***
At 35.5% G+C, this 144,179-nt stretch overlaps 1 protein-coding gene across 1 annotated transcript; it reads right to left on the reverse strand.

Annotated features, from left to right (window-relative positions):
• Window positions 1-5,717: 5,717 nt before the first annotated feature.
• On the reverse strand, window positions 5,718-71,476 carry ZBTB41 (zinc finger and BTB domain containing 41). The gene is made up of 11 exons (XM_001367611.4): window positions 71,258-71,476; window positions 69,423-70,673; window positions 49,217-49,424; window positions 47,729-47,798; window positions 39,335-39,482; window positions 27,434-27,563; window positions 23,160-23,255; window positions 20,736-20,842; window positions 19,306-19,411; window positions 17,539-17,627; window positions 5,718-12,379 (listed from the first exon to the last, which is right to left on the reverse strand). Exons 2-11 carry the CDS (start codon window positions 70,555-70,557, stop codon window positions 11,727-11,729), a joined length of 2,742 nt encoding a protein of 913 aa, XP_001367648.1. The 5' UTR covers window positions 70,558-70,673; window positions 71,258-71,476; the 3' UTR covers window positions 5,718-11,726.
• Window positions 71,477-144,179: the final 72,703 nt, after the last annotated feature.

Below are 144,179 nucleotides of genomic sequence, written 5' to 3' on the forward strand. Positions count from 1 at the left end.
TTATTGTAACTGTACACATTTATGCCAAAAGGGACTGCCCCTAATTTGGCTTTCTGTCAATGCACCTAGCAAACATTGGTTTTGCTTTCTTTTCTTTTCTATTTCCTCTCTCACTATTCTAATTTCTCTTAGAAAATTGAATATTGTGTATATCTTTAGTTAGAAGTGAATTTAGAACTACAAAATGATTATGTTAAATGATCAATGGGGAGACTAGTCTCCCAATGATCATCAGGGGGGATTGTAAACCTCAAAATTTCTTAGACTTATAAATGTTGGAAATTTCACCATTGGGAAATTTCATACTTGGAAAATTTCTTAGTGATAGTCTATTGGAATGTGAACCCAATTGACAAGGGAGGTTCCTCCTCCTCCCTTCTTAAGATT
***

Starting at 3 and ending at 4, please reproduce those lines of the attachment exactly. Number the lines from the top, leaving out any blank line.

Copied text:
• Window positions 1-5,717: 5,717 nt before the first annotated feature.
• On the reverse strand, window positions 5,718-71,476 carry ZBTB41 (zinc finger and BTB domain containing 41). The gene is made up of 11 exons (XM_001367611.4): window positions 71,258-71,476; window positions 69,423-70,673; window positions 49,217-49,424; window positions 47,729-47,798; window positions 39,335-39,482; window positions 27,434-27,563; window positions 23,160-23,255; window positions 20,736-20,842; window positions 19,306-19,411; window positions 17,539-17,627; window positions 5,718-12,379 (listed from the first exon to the last, which is right to left on the reverse strand). Exons 2-11 carry the CDS (start codon window positions 70,555-70,557, stop codon window positions 11,727-11,729), a joined length of 2,742 nt encoding a protein of 913 aa, XP_001367648.1. The 5' UTR covers window positions 70,558-70,673; window positions 71,258-71,476; the 3' UTR covers window positions 5,718-11,726.